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Is Star Tribune bringing back its TV section … for a price?

In nearly two years of covering local media at MinnPost, one lament I still hear repeatedly is about the Strib dumping its weekly TV magazine. Even though then-new owners Avista Capital Partners knifed the section way back in November 2007, people inside and outside the Strib blame TV Week’s demise for acclerating the paper’s circulation decline.

But as Avista prepares to exit the scene, the Strib is pondering whether to revive its Tube Times.

A reader forwarded me an online survey the Strib is conducting; there are many interesting questions (more on that later), but one that jumped out was, “If a magazine with local TV listings was available in the area for 50 cents, how likely would you be to buy it every week?”

This is something other newspapers have already done, including the San Jose Mercury News (part of the same chain as the Pioneer Press).

If fans were willing to put their money where their mouths are, they’d wind up shelling out $25 a year for the listings — nearly 10 percent of the Strib’s current subscription price.

Why would a struggling product try such a move? As MinnPost’s Joe Kimball reported in 2007, the section’s advertising was drying up and it was costing Avista a million bucks a year. If the million-dollar figure is still operative, the Strib would need 40,000 of its 530,000 or so subscribers to buy in.

As someone who regularly tossed the section in the recycling, I’m all for a la carte pricing in this case (though how long before they upcharge for sections I actually read?). Hard newsies often look down their noses at the frills, but the enduring passion on this one indicates TV listings are still a key building block for a mass audience. And newspapers retain enough fixed costs that they still need a mass audience.

The Strib is also playing with scenarios that involve general subscription increases, though I was recently told any decision won’t happen until after the paper safely exits bankruptcy this fall.

The survey does reference one potential price break: “If you were offered an incentive, such as a discount, to switch your method of paying for your subscription to an automatic monthly credit card charge, how interested would you be in that offer?”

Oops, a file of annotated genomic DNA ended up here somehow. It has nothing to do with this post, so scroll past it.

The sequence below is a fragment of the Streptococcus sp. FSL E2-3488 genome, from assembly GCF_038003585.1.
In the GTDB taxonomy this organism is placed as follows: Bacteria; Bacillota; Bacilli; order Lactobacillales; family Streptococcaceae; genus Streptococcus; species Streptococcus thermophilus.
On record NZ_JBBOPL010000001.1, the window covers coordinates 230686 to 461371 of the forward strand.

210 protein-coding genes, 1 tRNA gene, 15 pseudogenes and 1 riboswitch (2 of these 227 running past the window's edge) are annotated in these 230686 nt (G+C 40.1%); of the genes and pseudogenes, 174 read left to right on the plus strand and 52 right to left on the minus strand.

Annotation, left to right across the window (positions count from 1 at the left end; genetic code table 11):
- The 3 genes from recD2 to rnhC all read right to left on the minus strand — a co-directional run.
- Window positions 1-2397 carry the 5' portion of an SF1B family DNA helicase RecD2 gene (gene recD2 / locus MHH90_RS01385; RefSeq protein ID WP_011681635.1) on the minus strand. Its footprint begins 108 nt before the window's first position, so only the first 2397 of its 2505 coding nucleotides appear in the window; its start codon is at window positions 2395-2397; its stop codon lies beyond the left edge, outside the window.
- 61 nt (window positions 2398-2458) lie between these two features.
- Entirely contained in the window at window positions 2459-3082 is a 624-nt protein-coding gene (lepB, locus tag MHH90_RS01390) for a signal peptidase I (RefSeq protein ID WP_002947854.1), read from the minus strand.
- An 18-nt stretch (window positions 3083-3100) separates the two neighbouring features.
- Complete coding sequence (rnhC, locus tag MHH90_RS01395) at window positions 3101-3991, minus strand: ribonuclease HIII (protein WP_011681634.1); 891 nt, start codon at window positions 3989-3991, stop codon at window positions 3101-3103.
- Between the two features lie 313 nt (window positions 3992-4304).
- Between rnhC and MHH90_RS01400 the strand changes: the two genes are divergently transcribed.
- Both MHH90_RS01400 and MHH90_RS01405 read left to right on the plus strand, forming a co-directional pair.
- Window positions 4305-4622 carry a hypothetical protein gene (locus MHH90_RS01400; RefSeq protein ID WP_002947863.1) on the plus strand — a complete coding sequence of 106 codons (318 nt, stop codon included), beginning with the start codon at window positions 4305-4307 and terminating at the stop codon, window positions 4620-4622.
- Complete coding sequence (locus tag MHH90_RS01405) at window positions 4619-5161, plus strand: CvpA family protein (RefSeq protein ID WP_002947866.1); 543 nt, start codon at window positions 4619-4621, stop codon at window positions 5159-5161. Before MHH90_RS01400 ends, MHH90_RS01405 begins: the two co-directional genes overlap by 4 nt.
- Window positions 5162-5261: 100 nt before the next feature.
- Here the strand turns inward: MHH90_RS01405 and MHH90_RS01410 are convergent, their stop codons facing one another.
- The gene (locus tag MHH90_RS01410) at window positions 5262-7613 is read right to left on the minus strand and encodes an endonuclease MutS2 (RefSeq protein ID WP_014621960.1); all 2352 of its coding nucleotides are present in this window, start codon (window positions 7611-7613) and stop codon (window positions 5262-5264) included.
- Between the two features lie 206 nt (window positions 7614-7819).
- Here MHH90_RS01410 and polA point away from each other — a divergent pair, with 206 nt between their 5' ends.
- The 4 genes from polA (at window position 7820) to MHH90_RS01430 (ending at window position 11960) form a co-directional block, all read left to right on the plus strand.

This is good business — there’s much evidence that automatic renewals reduce subscription drops — though monthly only? Is the Strib that desperate for cash flow?

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Comments (5)

  1. Submitted by Norman Larson on 08/13/2009 - 12:45 pm.

    I liked the TV weekly section, but I would not pay extra for it. There is a lot of drivel that, in my opinion, could be gotten rid of. Also, our subscription charge is automatically billed to a credit card; I am not aware of receiving any incentive in exchange for that.

  2. Submitted by Robert Moffitt on 08/13/2009 - 01:22 pm.

    I stopped buying the Sunday Star Tribune and switched to the Pioneer Press because of this issue.

  3. Submitted by Rick Ellis on 08/13/2009 - 01:23 pm.

    Great read, David.

    As someone who’s recently struggled mightly with the Strib’s circulation department, I would settle for them providing a bit more training, particularly when it comes to dealing with orders that come in from those third-party telemarketers they use (Grrrr.)

    But as someone who a)lives in the Twin Cities and b)makes his living writing about TV and running a web site targeted to TV fans, I’m extremely skeptical that a subscription TV section would work here. Places like San Jose have struggled to make it work, but they had the advantage of working from the starting point of having a local TV critic with a strong personal brand and a weekday TV section that included primarily locally-written material.

    If the Strib continues to rely primarily on wire and/or partners for TV content, then they have no way to drive people to this subscription product.

    And yes, I know the Strib has a TV critic, although it’s not clear to me just how much he’s been allowed to write for them. They either need to have Neil appearing in the paper six days a week, or find someone else they’re happier with.

  4. Submitted by Keith Tipton on 08/14/2009 - 09:14 am.

    Thanks for pointing to my blog. I don’t know that there’s been much demand to bring back the “free” TV guide section here in Lubbock. I assume the people who want it pay for it, hence no griping.

  5. Submitted by Bill Schletzer on 08/14/2009 - 09:30 am.

    After several years of shrinking the size of the paper a price increase will be my incentive to cancel at least weekday service for probably the first time in at least 30 years. I can read it at work during the week.

    I laughed at USA Today when it first came out, short articles, small total size compared to the Star Trib. Now the Star Trib has become so small it is hardly worth it. They want to charge for that tv section that was free for decades? They could save some money dumping the old dinosaur, Sid, who apparently has never had a close personal friend in the female sports community.

    Their answer to the pressure from the internet is to become less valuable. That might work for their economics but it doesn’t work for me as a reader. Maybe I can cancel, use the internet for local news and then subscribe to a good paper like the New York Times for my national news.

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